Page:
Following in the footsteps of Sam Cooke, this young gospel singer from Memphis took on the world of pop music in the early ‘60s. With the release of her Columbia debut, it was clear that Aretha Franklin was the obvious Queen of Soul. A nickname is one thing but it's quite another to be actually crowned in public, which is exactly what happened in 1968 when DJ Pervis Spann conducted a stage ceremony, making the nickname official. We’ve seen plenty of divas that like to remind of us their soul, but Aretha’s never had to talk smack. That's real power.

#8: “The Chairman of the Board”
Frank Sinatra

By 1960, Ol’ Blue Eyes had long been a King of Cool, but as the sensibilities of pop culture began to change, Frank Sinatra earned himself a new nickname: The Chairman of the Board. After all, he was, in fact, the man behind Reprise Records and the undeniable leader of The Rat Pack. Sinatra was both the ultimate crooner and an Academy Award-winning actor, so when a new school of cool emerged with JFK mingling with Marilyn Monroe, they already had someone as their leader of the pack, and it was the chairman of the board.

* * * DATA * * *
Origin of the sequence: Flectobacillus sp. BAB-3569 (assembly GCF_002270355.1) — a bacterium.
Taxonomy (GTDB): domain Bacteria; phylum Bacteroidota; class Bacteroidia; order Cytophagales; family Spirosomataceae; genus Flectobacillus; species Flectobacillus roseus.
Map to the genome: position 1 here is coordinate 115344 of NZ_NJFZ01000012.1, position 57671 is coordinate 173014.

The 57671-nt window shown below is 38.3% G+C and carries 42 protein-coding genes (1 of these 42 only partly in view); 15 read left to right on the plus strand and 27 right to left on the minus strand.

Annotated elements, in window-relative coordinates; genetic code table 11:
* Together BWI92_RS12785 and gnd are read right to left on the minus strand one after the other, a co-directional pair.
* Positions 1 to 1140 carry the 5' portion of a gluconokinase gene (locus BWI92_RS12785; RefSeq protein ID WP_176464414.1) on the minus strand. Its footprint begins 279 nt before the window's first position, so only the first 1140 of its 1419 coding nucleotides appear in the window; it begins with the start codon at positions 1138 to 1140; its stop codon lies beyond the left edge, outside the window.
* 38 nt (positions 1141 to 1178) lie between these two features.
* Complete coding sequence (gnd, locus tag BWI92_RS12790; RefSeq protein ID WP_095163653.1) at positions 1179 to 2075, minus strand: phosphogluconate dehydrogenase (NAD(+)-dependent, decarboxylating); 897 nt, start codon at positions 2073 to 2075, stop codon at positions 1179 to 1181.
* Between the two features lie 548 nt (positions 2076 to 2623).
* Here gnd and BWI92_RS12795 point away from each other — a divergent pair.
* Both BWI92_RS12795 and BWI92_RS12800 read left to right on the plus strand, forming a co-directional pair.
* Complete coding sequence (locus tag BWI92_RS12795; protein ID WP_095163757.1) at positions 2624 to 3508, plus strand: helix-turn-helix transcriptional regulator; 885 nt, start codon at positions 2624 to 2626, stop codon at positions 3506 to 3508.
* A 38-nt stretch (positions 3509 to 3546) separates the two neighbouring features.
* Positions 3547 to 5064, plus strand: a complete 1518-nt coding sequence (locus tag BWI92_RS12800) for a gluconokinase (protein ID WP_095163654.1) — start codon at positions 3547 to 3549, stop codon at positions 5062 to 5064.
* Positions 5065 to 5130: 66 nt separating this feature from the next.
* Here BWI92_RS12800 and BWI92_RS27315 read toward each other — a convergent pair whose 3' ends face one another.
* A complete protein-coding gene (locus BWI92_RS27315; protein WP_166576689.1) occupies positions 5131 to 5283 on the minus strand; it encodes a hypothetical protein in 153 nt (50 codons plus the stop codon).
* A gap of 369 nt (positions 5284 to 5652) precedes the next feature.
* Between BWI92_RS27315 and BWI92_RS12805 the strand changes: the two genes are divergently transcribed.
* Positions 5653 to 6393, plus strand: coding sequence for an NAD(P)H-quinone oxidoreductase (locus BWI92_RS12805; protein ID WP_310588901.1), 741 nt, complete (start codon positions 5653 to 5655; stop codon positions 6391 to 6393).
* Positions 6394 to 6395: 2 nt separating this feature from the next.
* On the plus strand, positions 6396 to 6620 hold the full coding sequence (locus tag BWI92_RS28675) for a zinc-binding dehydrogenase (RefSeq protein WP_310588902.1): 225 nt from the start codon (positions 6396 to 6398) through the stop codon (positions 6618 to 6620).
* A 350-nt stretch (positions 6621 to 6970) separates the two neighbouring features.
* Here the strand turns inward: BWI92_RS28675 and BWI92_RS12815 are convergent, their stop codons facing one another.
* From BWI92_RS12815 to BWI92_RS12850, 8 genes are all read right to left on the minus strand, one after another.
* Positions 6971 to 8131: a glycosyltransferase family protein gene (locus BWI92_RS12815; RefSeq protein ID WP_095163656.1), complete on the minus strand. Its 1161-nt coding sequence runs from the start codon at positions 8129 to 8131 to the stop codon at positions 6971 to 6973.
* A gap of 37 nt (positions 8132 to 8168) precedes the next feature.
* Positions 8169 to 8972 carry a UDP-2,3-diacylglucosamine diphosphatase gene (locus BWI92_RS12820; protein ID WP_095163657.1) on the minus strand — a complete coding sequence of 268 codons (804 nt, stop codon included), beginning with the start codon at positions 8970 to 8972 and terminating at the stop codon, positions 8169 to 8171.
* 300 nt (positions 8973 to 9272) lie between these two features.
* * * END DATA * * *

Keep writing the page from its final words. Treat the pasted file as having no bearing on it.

#7: “The Boss”
Bruce Springsteen

Whereas Frank Sinatra established his vocal skills in his native Hoboken, New Jersey, another blue-collar entertainer went the same route 30 years later along the Jersey shore. No, it wasn’t a life motto of “Gym, Tan, Laundry,” that led to the nickname, but rather Springsteen’s nighttime hustle as he organized payments for his band and spread the wealth. In other words, he took the bull by the horns, which made him “The Boss.” Okay, maybe Springsteen has never warmed up to the nickname, but hey – it’s not a bad one to have when everyone knows how “The Boss” gets down on stage.

#6: “The Godfather of Soul” & “The Hardest Working Man in Show Business”
James Brown